Photos: Simon Cullingworth
An exhibition capturing memories and old photographs connected to the history of much-loved Bramley Baths has been officially opened.
The Grade II Listed Baths dates back to 1904 when it was built to give people the chance to wash during a time when cholera was rife and few houses had running water.
The Baths have also survived two world wars and the threat of closure from Leeds City Council on more than one occasion.
The new exhibition captures the memories of some of the regulars who have used the Baths over the years – with recollections including when the pool was boarded over for dances during the 1940s and the community taking on ownership in 2013.
The exhibition was opened by chair John Battle and vice chair Caroline Gruen and was paid for out of a wider £168,700 grant received last October from the Government’s Cultural Recovery Fund to help support venues hit by the impact of Covid-19.
It consists of a series of boards featuring memories and old photographs contributed by the Bramley community. Mr Battle said:
“The exhibition perfectly captures Bramley Baths’ rich past and the affection the people of bramley have for us, after more than 100 years at the heart of the community.
“We’re a great example of how ‘people power’ can bring about change in our communities. The past is important, but we have to look to the future of the Baths and ensure it’s in a strong position to meet the health needs of people after the Covid-19 pandemic.”
Jordan Keighley is a swim teacher at Bramley Baths and has also curated the exhibition, working with a steering committee of local residents who had many memories of the facilities over the years. Jordan told WLD:
“This exhibition seeks to celebrate the treasured memories of the Bramley community who have been swimming, bathing and even dancing at Bramley Baths for more than a century.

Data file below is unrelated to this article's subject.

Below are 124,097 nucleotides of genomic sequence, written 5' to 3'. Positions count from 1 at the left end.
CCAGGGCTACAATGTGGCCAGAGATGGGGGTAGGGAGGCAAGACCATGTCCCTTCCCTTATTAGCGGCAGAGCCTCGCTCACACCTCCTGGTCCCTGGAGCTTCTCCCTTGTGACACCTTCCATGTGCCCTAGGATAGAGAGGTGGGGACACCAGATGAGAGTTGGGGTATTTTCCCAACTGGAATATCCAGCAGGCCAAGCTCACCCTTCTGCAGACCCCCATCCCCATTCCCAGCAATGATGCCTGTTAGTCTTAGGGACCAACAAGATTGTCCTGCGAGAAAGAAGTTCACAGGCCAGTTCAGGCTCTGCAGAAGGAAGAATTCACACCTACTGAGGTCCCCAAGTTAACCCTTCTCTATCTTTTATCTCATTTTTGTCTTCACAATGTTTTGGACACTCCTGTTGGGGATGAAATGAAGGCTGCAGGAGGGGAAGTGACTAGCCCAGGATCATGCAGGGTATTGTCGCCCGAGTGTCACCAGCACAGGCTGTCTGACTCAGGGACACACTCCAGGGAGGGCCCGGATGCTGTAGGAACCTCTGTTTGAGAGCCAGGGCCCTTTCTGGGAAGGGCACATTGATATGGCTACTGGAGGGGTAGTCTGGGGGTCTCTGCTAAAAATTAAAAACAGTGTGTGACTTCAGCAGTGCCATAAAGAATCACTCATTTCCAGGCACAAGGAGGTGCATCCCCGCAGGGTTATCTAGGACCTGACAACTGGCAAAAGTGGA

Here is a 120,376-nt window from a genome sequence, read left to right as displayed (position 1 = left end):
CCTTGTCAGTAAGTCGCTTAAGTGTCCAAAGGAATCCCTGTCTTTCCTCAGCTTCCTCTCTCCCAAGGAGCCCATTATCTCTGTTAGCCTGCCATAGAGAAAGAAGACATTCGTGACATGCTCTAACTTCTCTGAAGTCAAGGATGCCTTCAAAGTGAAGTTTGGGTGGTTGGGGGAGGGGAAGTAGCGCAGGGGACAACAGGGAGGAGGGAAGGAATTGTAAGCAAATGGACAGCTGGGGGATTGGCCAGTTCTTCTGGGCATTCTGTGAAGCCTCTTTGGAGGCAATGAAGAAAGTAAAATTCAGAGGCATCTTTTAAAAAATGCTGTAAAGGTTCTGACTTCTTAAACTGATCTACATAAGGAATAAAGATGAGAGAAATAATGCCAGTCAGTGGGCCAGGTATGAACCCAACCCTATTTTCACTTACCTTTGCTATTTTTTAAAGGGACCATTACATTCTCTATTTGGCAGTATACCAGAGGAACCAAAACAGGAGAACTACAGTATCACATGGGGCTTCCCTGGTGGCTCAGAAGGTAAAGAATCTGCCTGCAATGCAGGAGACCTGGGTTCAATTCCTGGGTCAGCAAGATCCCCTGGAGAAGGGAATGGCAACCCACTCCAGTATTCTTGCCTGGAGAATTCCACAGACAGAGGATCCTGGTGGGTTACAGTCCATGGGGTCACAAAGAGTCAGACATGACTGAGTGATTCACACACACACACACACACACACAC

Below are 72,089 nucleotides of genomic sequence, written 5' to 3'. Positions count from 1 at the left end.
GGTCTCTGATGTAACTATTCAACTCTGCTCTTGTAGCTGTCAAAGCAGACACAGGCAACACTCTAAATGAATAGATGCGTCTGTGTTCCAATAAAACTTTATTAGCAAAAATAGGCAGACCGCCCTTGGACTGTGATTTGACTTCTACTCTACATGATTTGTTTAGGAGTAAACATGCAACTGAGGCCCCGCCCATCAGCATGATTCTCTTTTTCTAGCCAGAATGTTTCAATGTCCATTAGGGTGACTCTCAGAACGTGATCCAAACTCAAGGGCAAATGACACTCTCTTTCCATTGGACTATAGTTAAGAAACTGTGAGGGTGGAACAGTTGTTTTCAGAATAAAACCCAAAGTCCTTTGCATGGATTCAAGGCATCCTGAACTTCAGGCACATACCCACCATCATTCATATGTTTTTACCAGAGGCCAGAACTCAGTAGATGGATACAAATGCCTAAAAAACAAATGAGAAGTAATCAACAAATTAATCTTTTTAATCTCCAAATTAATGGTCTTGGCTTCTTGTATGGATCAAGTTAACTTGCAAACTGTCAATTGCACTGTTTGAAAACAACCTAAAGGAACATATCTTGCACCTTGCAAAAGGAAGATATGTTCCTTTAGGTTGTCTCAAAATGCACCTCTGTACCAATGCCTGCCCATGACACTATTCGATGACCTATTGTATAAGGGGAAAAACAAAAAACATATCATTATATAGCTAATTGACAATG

“It was a pleasure to work so closely with a group of volunteers who kindly donated their personal stories, collections and photographs to the project. It truly is shaped by the people of Bramley.”
The £168,700 grant has not only funded the permanent history exhibition but has also allowed Bramley Baths to diversify its services and re-train staff to deliver outreach health services across the community.
The cash has helped review the not-for-profit company’s business plan, install better CCTV, cover utility costs and further develop the site as a sustainable eco-hub by carrying out an eco-survey of the Grade II Listed building.
Chief executive David Wilford said the Baths was also looking to the future and a community survey – which can be found here – has been giving people the opportunity to shape the Baths’ offering moving forward.
He said the Baths were becoming more outward looking into the community and would also be starting a gardening project to boost the employability of young people in the community.
Last month the Baths welcomed back school swimming lessons to the pool. The pool is due to officially re-open to the public later this month once government rules are relaxed.
Bramley Baths’ history
Bramley Baths is the only remaining Edwardian bath house in Leeds and is Grade II listed.
It first opened as a pool and public bath house in 1904, enabling local residents to wash, swim and use the Russian Steam Baths, fashionable with the Edwardians as a healthy pastime. Originally an iron foundry, the building’s chimney can be seen from across West Leeds.
In 2011 Leeds City Council, under budgetary pressures, invited expressions of interest to take over the management of Bramley Baths. A group of residents and supportive local organisations worked together to write a business plan, raise funds and transfer the building to the community. Bramley Baths became a not-for-profit, community-led, professionally-run enterprise and began a new era on 1 January 2013.
Since 2013 a professional staff team, backed by many supporters and volunteers, have turned around the fortunes of this much-loved community space, which also houses a recently refurbished gym, steam room and a refurbished exercise studio.